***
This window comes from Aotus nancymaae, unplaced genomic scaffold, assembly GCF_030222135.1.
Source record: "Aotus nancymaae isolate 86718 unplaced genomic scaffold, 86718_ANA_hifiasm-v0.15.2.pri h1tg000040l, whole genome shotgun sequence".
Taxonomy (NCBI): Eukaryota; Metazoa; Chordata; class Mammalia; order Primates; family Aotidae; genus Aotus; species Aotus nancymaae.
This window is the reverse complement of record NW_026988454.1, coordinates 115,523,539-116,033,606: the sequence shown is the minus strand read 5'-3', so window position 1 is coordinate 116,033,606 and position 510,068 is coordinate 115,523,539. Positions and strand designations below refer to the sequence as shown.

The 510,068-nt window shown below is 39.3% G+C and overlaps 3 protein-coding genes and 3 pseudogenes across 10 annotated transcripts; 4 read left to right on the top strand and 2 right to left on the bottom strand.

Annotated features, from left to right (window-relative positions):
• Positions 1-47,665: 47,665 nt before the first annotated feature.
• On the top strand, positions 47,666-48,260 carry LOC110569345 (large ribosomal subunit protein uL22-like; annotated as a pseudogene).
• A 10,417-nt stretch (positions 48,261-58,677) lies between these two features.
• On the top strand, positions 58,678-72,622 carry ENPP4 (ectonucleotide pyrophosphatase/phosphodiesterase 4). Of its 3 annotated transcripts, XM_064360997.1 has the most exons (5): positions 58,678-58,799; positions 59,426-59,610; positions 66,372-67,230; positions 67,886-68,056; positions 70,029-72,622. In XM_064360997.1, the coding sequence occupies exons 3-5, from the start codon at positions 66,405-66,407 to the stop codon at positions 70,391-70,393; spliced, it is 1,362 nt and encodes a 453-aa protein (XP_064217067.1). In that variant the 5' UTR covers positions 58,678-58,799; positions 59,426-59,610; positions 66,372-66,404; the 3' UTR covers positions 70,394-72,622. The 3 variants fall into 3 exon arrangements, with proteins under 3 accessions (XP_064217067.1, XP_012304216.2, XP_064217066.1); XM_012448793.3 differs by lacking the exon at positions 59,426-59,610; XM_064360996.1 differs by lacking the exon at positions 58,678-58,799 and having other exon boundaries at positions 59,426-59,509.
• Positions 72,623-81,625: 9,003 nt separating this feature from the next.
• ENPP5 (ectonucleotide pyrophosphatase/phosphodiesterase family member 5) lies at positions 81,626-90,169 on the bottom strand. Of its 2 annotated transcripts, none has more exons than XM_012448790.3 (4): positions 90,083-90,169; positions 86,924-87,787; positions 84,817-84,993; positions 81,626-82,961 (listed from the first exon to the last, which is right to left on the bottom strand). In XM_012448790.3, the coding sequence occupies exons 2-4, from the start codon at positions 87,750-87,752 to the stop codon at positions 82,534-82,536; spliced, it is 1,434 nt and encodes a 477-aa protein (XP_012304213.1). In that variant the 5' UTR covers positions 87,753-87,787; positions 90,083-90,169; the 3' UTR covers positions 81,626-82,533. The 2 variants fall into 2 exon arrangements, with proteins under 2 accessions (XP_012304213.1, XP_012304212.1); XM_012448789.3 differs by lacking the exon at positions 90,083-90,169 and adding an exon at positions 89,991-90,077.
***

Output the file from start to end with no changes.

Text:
This window comes from Aotus nancymaae, unplaced genomic scaffold, assembly GCF_030222135.1.
Source record: "Aotus nancymaae isolate 86718 unplaced genomic scaffold, 86718_ANA_hifiasm-v0.15.2.pri h1tg000040l, whole genome shotgun sequence".
Taxonomy (NCBI): Eukaryota; Metazoa; Chordata; class Mammalia; order Primates; family Aotidae; genus Aotus; species Aotus nancymaae.
This window is the reverse complement of record NW_026988454.1, coordinates 115,523,539-116,033,606: the sequence shown is the minus strand read 5'-3', so window position 1 is coordinate 116,033,606 and position 510,068 is coordinate 115,523,539. Positions and strand designations below refer to the sequence as shown.

The 510,068-nt window shown below is 39.3% G+C and overlaps 3 protein-coding genes and 3 pseudogenes across 10 annotated transcripts; 4 read left to right on the top strand and 2 right to left on the bottom strand.

Annotated features, from left to right (window-relative positions):
• Positions 1-47,665: 47,665 nt before the first annotated feature.
• On the top strand, positions 47,666-48,260 carry LOC110569345 (large ribosomal subunit protein uL22-like; annotated as a pseudogene).
• A 10,417-nt stretch (positions 48,261-58,677) lies between these two features.
• On the top strand, positions 58,678-72,622 carry ENPP4 (ectonucleotide pyrophosphatase/phosphodiesterase 4). Of its 3 annotated transcripts, XM_064360997.1 has the most exons (5): positions 58,678-58,799; positions 59,426-59,610; positions 66,372-67,230; positions 67,886-68,056; positions 70,029-72,622. In XM_064360997.1, the coding sequence occupies exons 3-5, from the start codon at positions 66,405-66,407 to the stop codon at positions 70,391-70,393; spliced, it is 1,362 nt and encodes a 453-aa protein (XP_064217067.1). In that variant the 5' UTR covers positions 58,678-58,799; positions 59,426-59,610; positions 66,372-66,404; the 3' UTR covers positions 70,394-72,622. The 3 variants fall into 3 exon arrangements, with proteins under 3 accessions (XP_064217067.1, XP_012304216.2, XP_064217066.1); XM_012448793.3 differs by lacking the exon at positions 59,426-59,610; XM_064360996.1 differs by lacking the exon at positions 58,678-58,799 and having other exon boundaries at positions 59,426-59,509.
• Positions 72,623-81,625: 9,003 nt separating this feature from the next.
• ENPP5 (ectonucleotide pyrophosphatase/phosphodiesterase family member 5) lies at positions 81,626-90,169 on the bottom strand. Of its 2 annotated transcripts, none has more exons than XM_012448790.3 (4): positions 90,083-90,169; positions 86,924-87,787; positions 84,817-84,993; positions 81,626-82,961 (listed from the first exon to the last, which is right to left on the bottom strand). In XM_012448790.3, the coding sequence occupies exons 2-4, from the start codon at positions 87,750-87,752 to the stop codon at positions 82,534-82,536; spliced, it is 1,434 nt and encodes a 477-aa protein (XP_012304213.1). In that variant the 5' UTR covers positions 87,753-87,787; positions 90,083-90,169; the 3' UTR covers positions 81,626-82,533. The 2 variants fall into 2 exon arrangements, with proteins under 2 accessions (XP_012304213.1, XP_012304212.1); XM_012448789.3 differs by lacking the exon at positions 90,083-90,169 and adding an exon at positions 89,991-90,077.